Gascoyne (Ukip): The UK needs to regain its position in the world, and it is constrained by membership to the EU.

Jeffery (Green): The current living wage is a poverty wage, education should be free, and we need to tackle inequalities in gender pay.

Lanning (Labour): The poor and public servants are paying the price of austerity, not the people causing it. We need more jobs, more housing, and a living wage that people can survive off.

What are the specific issues you need to tackle in the Canterbury and Whitstable area?

Brazier (Conservative): National issues such as the NHS are affecting the local area massively.

Conservative MP Julian Brazier. Photo by UK Ministry of Defence | Flickr

Cox (Socialist): No particular issue is affecting Canterbury more than anywhere else, no matter where we live, the problems are the same. The economic system is run by the minority, not the majority, and changing it isn’t in their interests.

Flanagan (Liberal-Democrat): Youth unemployment is a major issue in the local area. In Canterbury, students and young people are unfairly targeted as the cause of disruption and crime, so he would work with the local police and the universities to combat this. Congestion and pollution are also major issues.

Gascoyne (Ukip): Local government is a ‘bunch of nodding donkeys doing just what their leader tells them to do’.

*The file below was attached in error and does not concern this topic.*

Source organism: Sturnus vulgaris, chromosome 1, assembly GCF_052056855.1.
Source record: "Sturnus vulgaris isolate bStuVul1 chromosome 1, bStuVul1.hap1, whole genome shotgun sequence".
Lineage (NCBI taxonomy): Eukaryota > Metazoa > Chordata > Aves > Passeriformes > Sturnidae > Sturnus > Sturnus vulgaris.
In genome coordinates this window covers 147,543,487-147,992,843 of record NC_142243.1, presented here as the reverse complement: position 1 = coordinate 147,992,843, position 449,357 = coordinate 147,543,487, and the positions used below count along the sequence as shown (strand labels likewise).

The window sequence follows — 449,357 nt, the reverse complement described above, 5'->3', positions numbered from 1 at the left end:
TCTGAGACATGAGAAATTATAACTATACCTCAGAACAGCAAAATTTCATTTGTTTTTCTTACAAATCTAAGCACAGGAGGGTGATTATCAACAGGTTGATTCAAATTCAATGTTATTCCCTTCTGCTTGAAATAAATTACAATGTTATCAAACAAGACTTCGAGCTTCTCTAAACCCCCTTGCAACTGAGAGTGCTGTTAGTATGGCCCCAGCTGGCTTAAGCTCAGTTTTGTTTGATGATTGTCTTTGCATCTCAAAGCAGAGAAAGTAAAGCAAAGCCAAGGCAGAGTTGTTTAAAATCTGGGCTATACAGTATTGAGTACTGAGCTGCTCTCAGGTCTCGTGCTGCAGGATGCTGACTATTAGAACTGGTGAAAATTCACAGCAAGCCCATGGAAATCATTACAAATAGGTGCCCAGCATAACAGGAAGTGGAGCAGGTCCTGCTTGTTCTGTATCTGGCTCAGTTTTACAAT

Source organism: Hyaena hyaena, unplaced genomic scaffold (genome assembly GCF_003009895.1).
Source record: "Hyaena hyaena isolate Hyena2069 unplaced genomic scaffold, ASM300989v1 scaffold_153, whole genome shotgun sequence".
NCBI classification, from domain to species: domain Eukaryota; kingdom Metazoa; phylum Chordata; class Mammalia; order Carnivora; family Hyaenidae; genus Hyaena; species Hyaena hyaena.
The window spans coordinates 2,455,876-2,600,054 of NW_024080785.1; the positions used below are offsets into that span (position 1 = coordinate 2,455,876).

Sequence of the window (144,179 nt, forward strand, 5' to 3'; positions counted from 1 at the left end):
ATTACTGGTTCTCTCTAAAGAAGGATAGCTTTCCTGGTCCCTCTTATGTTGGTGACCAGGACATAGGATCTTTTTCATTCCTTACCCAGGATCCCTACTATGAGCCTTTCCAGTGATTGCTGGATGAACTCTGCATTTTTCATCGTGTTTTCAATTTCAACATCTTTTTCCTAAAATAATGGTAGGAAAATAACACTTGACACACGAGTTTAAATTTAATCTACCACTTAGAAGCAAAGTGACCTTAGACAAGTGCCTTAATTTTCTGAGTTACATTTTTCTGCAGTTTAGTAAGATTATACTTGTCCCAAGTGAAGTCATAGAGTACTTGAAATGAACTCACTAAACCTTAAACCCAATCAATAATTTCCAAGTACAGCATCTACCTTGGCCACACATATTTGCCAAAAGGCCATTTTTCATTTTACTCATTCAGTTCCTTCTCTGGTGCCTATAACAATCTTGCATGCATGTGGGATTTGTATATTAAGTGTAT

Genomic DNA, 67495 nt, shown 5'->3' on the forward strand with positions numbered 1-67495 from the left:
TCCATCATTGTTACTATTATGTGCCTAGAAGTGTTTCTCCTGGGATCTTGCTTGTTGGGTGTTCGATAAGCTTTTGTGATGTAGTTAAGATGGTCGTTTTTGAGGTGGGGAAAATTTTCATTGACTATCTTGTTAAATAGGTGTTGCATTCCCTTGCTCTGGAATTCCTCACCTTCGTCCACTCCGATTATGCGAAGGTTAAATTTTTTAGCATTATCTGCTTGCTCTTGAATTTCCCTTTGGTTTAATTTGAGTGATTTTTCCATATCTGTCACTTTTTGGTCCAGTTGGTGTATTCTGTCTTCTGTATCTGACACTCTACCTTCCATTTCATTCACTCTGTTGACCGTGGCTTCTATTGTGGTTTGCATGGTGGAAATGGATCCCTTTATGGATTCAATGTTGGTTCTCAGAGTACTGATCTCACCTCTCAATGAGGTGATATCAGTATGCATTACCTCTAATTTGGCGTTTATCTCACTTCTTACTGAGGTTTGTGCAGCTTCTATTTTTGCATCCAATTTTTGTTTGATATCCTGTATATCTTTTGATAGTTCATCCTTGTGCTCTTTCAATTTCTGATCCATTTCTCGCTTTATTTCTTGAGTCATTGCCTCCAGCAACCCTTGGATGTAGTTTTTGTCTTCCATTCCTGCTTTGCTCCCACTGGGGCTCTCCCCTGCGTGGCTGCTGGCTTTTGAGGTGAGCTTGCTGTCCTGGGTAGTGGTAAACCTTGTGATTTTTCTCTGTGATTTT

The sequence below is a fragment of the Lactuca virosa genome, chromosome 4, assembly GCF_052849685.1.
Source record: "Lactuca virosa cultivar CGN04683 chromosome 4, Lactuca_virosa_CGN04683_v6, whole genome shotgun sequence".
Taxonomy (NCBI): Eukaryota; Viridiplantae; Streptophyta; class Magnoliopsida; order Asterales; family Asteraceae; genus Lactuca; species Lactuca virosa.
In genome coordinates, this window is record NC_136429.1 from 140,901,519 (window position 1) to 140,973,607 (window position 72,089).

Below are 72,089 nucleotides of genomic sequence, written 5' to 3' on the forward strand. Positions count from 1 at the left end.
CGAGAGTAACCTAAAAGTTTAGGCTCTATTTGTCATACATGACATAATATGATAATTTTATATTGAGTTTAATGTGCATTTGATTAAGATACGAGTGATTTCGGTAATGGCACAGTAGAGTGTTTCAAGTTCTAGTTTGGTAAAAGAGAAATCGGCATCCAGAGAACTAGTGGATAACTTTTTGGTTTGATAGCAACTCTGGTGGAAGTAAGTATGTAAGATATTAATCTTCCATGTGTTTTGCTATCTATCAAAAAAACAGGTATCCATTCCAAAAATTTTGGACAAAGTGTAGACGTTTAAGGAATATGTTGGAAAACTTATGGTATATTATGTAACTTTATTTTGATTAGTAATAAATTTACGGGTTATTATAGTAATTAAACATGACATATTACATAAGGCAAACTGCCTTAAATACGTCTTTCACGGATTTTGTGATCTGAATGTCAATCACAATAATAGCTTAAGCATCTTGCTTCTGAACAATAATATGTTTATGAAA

Jeffery (Green): There is a real problem in the local area with affordable housing.

Lanning (Labour): The focus on the NHS should be care, not privatisation and profit. He would look to invest on proper living wage and care services.

What is your opinion on the UK-EU relationship?

Brazier (Conservative): Nothing like the Eurozone has ever worked before. The Conservatives are committed to renegotiating the UK’s role within the EU.

Cox (Socialist): It doesn’t matter if the party is part of the EU or not, because the government’s interests will always be the same thing – that interest being to make money.

Flanagan (Liberal-Democrat): There are lots of benefits to being in the EU that aren’t covered by the media or in politics. There are plenty of things that need to be changed within Europe, but also within Westminster.

Gascoyne (Ukip): Hopes the UK will take charge of their own affairs when we get the Referendum, IF we get the Referendum. 80% of legislative affairs are decided within Brussels, so we suffer the consequences of an external government.

Ukip candidate Jim Gascoyne. Photo by The Canterbury Times

Jeffery (Green): The idea of immigrants flooding the country is false, if we want the right to live and work in Europe, then we should be willing to give Europeans the same rights here.

Lanning (Labour): Governments in Europe need to be more transparent and democratic. The problems in Greece and Spain came from austerity, so there should be a common cause that we all fight.

What can your party offer that the others cannot?